VCL saga sucks in First Lady



MASERU – First Lady ’Maesaiah Thabane has been sucked into a raging row between the Lesotho Communications Authority (LCA) and mobile telecommunications giant, Vodacom Lesotho, over the latter’s alleged violation of regulatory compliance regulations.

LCA announced in February it had given Vodacom a 90-day ultimatum to justify why it should be allowed to keep its licence after it “deliberately undermined compliance with the laws of Lesotho”.

The announcement, which came amid growing speculation that a high-level campaign was under way within the government to persecute Vodacom and ultimately revoke its licence, caused widespread confusion across the country, as panic mounted over the future of the company.

Vodacom is the leading mobile communications operator in the country. It is a subsidiary of the Vodacom Group Limited, a South African mobile communications company, providing voice, messaging, data and converged services to over 55 million customers.

Public Eye can report that Vodacom Group dispatched an envoy to Lesotho last week to intervene in the crisis. The group’s non-executive chairman, Jabu Moleketi, came to Lesotho where he met with the communications minister Thesele ’Maseribane, the LCA and the First Lady ’Mesaiah Thabane, Public Eye has established.

So secret was Moleketi’s trip, it seems, that Vodacom Group declined to confirm or deny whether or not he visited Lesotho, but the LCA has confirmed it. “The representatives of Vodacom Lesotho’s major shareholder were in Lesotho last week where they met with officials of the LCA. Discussions were on regulatory and compliance issues,” LCA public affairs manager, Tšiu Tšiu, said in an email.

Vodacom Group holds an 80 percent stake in Vodacom Lesotho, with the remaining share held by the Sekhametsi Investment Consortium, a grouping of local businesses. ’Maseribane also confirmed to this publication on Wednesday that Moleketi was in the country but did not reveal what he was here for. He indicated that his meeting with Moleketi was just a courtesy call.

“I have meetings every day with different people. Why are you asking me about the meeting with Mr Moleketi specifically? What is your interest in this particular meeting? It was just a courtesy call,” he said. When contacted this week, Vodacom Group stated it was a long-standing tradition for its chairman to attend meetings with the management of the group’s subsidiaries.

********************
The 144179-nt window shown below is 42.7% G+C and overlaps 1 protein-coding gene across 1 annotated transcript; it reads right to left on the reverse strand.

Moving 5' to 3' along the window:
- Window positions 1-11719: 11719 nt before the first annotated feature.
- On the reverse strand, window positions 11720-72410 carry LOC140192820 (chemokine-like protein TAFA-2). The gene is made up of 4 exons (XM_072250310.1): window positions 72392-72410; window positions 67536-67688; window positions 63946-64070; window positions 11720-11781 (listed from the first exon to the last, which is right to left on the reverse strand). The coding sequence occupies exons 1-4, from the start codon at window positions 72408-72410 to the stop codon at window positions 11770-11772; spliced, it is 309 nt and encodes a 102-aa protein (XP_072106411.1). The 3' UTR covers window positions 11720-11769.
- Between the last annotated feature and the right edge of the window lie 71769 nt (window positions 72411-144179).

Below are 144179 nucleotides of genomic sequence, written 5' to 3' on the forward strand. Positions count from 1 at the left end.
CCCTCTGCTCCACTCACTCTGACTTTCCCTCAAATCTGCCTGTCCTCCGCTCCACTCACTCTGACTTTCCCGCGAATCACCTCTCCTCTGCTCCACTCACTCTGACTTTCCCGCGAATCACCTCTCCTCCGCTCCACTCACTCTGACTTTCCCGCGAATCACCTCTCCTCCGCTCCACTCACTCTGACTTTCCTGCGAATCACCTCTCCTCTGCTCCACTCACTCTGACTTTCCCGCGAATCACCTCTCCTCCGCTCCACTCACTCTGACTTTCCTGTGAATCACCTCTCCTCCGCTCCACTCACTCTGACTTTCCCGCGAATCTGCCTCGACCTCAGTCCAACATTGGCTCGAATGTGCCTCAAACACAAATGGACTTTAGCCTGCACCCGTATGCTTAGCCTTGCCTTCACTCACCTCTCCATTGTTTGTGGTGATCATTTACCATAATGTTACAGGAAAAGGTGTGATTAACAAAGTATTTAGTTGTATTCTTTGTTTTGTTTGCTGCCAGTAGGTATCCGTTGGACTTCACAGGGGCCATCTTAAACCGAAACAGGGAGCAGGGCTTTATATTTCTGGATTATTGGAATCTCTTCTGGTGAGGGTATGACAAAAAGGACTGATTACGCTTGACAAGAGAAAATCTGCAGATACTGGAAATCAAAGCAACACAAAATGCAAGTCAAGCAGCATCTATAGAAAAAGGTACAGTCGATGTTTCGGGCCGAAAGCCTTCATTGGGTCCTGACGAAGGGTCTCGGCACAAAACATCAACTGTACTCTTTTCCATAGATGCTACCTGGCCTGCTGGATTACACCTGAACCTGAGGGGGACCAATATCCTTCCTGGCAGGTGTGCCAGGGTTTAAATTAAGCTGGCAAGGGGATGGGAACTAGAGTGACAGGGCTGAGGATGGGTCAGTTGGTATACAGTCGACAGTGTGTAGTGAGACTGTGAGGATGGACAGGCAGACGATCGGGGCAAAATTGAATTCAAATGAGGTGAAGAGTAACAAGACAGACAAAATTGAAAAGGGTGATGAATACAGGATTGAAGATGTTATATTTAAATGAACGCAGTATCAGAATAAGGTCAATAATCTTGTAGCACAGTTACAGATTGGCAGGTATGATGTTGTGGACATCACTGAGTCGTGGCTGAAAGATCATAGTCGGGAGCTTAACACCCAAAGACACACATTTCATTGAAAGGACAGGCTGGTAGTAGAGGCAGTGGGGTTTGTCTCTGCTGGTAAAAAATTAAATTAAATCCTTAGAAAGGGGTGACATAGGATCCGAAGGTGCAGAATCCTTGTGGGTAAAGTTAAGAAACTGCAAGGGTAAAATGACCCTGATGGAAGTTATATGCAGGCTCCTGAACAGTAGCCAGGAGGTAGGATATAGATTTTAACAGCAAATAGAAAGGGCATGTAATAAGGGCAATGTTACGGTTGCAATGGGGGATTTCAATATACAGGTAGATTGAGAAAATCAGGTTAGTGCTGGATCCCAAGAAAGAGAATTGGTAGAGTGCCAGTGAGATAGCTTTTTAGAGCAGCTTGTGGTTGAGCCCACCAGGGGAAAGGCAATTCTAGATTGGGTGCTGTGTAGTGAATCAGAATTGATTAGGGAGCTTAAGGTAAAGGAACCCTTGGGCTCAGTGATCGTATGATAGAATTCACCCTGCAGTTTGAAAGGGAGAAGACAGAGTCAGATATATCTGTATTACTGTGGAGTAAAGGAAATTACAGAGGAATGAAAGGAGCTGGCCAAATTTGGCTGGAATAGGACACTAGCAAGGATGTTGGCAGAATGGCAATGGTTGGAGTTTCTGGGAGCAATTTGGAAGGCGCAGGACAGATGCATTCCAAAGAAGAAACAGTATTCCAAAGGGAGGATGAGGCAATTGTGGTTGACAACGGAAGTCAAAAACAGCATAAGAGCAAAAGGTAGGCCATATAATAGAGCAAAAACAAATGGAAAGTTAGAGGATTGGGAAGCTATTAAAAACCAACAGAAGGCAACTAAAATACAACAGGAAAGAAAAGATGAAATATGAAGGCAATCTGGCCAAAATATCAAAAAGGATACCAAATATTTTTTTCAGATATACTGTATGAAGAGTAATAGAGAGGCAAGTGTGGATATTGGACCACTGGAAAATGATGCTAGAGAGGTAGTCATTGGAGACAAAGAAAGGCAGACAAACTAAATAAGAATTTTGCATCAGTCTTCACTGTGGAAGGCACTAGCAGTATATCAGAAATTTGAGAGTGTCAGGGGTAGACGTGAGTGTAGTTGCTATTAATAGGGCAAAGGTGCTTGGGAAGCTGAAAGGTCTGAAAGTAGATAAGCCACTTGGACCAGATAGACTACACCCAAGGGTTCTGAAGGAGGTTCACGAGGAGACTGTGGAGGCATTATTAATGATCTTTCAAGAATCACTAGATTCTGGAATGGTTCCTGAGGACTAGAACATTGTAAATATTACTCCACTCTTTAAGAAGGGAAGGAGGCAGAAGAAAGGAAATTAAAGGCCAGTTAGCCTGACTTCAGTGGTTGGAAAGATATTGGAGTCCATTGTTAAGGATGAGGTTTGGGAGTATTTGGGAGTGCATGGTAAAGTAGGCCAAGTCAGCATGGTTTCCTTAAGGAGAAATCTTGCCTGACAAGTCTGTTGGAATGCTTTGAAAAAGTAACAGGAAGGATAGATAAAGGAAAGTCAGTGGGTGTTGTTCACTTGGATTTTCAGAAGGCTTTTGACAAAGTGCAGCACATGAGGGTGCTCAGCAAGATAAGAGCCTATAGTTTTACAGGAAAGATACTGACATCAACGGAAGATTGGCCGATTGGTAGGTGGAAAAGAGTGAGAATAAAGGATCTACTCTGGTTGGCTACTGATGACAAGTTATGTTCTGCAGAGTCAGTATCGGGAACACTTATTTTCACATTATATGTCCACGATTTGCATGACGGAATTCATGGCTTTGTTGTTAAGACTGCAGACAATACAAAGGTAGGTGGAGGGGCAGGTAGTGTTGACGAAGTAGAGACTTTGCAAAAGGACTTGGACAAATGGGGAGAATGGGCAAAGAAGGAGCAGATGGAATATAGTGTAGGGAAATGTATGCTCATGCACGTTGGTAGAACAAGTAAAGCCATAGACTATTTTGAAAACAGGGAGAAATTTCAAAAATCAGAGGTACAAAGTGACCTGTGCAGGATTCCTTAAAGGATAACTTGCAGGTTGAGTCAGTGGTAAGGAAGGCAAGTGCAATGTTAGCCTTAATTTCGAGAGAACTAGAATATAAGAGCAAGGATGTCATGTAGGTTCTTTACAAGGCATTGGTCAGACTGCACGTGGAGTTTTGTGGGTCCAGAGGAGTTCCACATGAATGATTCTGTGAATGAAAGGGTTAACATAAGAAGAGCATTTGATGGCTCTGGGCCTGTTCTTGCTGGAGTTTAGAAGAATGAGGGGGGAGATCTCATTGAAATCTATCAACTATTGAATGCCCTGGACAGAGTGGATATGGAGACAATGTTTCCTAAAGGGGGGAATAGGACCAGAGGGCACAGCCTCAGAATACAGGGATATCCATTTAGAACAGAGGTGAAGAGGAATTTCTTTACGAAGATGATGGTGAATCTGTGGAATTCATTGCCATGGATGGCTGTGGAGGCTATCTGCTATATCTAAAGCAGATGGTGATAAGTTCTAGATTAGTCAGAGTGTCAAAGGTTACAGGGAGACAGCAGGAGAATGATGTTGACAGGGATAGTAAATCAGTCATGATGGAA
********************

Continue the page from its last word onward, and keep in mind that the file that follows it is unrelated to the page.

“In the normal course of business, the Vodacom Group Chairman attends meetings with Vodacom management as part of our stakeholder engagement programme. Vodacom is not at liberty to confirm or discuss engagements of this nature,” Vodacom Group spokesman, Byron Kennedy, said in an email.

Office of the First Lady’s spokesperson, Silas Monyatsi, professed ignorance over Moleketi’s visit. “I am not even aware that Mr Moleketi was in the country last week. The office of the First Lady is not aware of any meeting the First Lady and Mr Moleketi not unless it was a private meeting that took place at the State House,” Monyatsi said. Moleketi is a former SA Deputy Minister of Finance in the cabinet of President Thabo Mbeki, from 2004 to 2008.

Following the resignation of Mbeki, Moleketi was among those members of the Cabinet who tendered their resignations on September 23, 2008. He joined the Vodacom Board in November 2009 and was appointed non-executive chairman in July 2017. Following his visit to Lesotho, Basotho National Party (BNP) deputy leader, Machesetsa Mofomobe told a BNP rally in Berea last Sunday that there was a secret plot to remove ’Maseribane from the ministry of communications and replace him with a “stooge” that will protect Vodacom from LCA’s rage.